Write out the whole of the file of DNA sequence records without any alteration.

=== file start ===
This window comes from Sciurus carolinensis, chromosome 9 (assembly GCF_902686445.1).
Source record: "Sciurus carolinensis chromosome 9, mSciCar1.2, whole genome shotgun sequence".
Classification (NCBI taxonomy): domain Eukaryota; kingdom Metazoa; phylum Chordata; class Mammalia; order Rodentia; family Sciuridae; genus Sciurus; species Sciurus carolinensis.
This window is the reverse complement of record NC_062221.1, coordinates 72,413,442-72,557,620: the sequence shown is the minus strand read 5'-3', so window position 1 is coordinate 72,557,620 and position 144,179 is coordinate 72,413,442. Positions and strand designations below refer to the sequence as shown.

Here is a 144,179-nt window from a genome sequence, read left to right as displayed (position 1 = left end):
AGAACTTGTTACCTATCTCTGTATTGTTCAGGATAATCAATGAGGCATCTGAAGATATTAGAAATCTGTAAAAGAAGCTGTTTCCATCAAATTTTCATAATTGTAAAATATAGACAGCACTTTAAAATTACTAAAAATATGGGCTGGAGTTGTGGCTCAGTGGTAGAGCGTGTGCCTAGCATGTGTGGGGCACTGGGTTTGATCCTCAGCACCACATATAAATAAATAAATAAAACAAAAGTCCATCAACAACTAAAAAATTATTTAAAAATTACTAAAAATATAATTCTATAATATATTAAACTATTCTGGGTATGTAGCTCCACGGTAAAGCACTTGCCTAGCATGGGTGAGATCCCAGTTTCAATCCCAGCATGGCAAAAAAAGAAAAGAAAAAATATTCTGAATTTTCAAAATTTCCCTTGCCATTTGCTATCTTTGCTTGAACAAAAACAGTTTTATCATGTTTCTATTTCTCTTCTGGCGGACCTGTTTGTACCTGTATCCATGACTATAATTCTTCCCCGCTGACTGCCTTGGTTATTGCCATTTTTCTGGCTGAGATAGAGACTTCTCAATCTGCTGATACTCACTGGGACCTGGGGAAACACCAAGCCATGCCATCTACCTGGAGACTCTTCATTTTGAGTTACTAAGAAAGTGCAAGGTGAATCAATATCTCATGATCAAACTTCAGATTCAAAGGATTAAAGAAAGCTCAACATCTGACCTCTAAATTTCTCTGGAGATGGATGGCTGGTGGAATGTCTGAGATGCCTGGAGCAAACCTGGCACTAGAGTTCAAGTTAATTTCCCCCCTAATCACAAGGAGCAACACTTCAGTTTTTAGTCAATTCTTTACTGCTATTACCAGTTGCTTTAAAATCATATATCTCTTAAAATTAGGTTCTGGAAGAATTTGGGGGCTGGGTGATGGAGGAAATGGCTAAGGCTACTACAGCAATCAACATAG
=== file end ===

This window comes from Sciurus carolinensis, chromosome 9 (assembly GCF_902686445.1).
Source record: "Sciurus carolinensis chromosome 9, mSciCar1.2, whole genome shotgun sequence".
Classification (NCBI taxonomy): domain Eukaryota; kingdom Metazoa; phylum Chordata; class Mammalia; order Rodentia; family Sciuridae; genus Sciurus; species Sciurus carolinensis.
This window is the reverse complement of record NC_062221.1, coordinates 72,413,442-72,557,620: the sequence shown is the minus strand read 5'-3', so window position 1 is coordinate 72,557,620 and position 144,179 is coordinate 72,413,442. Positions and strand designations below refer to the sequence as shown.

Here is a 144,179-nt window from a genome sequence, read left to right as displayed (position 1 = left end):
AGAACTTGTTACCTATCTCTGTATTGTTCAGGATAATCAATGAGGCATCTGAAGATATTAGAAATCTGTAAAAGAAGCTGTTTCCATCAAATTTTCATAATTGTAAAATATAGACAGCACTTTAAAATTACTAAAAATATGGGCTGGAGTTGTGGCTCAGTGGTAGAGCGTGTGCCTAGCATGTGTGGGGCACTGGGTTTGATCCTCAGCACCACATATAAATAAATAAATAAAACAAAAGTCCATCAACAACTAAAAAATTATTTAAAAATTACTAAAAATATAATTCTATAATATATTAAACTATTCTGGGTATGTAGCTCCACGGTAAAGCACTTGCCTAGCATGGGTGAGATCCCAGTTTCAATCCCAGCATGGCAAAAAAAGAAAAGAAAAAATATTCTGAATTTTCAAAATTTCCCTTGCCATTTGCTATCTTTGCTTGAACAAAAACAGTTTTATCATGTTTCTATTTCTCTTCTGGCGGACCTGTTTGTACCTGTATCCATGACTATAATTCTTCCCCGCTGACTGCCTTGGTTATTGCCATTTTTCTGGCTGAGATAGAGACTTCTCAATCTGCTGATACTCACTGGGACCTGGGGAAACACCAAGCCATGCCATCTACCTGGAGACTCTTCATTTTGAGTTACTAAGAAAGTGCAAGGTGAATCAATATCTCATGATCAAACTTCAGATTCAAAGGATTAAAGAAAGCTCAACATCTGACCTCTAAATTTCTCTGGAGATGGATGGCTGGTGGAATGTCTGAGATGCCTGGAGCAAACCTGGCACTAGAGTTCAAGTTAATTTCCCCCCTAATCACAAGGAGCAACACTTCAGTTTTTAGTCAATTCTTTACTGCTATTACCAGTTGCTTTAAAATCATATATCTCTTAAAATTAGGTTCTGGAAGAATTTGGGGGCTGGGTGATGGAGGAAATGGCTAAGGCTACTACAGCAATCAACATAG